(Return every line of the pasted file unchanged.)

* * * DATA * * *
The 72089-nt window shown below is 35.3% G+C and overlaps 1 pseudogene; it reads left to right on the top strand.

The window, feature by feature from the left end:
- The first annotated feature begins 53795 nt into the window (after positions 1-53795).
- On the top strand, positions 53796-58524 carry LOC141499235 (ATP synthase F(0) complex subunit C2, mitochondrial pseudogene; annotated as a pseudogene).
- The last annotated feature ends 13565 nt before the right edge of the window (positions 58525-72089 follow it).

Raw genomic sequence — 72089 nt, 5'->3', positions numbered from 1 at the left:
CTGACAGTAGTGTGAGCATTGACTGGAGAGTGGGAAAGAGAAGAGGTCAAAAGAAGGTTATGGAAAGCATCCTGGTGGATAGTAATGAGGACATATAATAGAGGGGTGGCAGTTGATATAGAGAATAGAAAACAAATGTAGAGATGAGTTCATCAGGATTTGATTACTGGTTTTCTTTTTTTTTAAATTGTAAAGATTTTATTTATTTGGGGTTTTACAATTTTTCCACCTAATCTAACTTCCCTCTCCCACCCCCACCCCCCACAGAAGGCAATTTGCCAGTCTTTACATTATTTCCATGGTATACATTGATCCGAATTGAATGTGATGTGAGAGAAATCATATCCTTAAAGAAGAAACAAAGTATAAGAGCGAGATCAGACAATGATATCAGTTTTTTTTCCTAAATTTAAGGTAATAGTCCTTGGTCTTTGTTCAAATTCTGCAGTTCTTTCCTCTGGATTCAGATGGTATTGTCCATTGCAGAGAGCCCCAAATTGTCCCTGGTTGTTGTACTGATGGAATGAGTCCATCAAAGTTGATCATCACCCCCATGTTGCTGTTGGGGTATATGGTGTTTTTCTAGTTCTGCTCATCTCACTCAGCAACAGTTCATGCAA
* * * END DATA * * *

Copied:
The 72089-nt window shown below is 35.3% G+C and overlaps 1 pseudogene; it reads left to right on the top strand.

The window, feature by feature from the left end:
- The first annotated feature begins 53795 nt into the window (after positions 1-53795).
- On the top strand, positions 53796-58524 carry LOC141499235 (ATP synthase F(0) complex subunit C2, mitochondrial pseudogene; annotated as a pseudogene).
- The last annotated feature ends 13565 nt before the right edge of the window (positions 58525-72089 follow it).

Raw genomic sequence — 72089 nt, 5'->3', positions numbered from 1 at the left:
CTGACAGTAGTGTGAGCATTGACTGGAGAGTGGGAAAGAGAAGAGGTCAAAAGAAGGTTATGGAAAGCATCCTGGTGGATAGTAATGAGGACATATAATAGAGGGGTGGCAGTTGATATAGAGAATAGAAAACAAATGTAGAGATGAGTTCATCAGGATTTGATTACTGGTTTTCTTTTTTTTTAAATTGTAAAGATTTTATTTATTTGGGGTTTTACAATTTTTCCACCTAATCTAACTTCCCTCTCCCACCCCCACCCCCCACAGAAGGCAATTTGCCAGTCTTTACATTATTTCCATGGTATACATTGATCCGAATTGAATGTGATGTGAGAGAAATCATATCCTTAAAGAAGAAACAAAGTATAAGAGCGAGATCAGACAATGATATCAGTTTTTTTTCCTAAATTTAAGGTAATAGTCCTTGGTCTTTGTTCAAATTCTGCAGTTCTTTCCTCTGGATTCAGATGGTATTGTCCATTGCAGAGAGCCCCAAATTGTCCCTGGTTGTTGTACTGATGGAATGAGTCCATCAAAGTTGATCATCACCCCCATGTTGCTGTTGGGGTATATGGTGTTTTTCTAGTTCTGCTCATCTCACTCAGCAACAGTTCATGCAA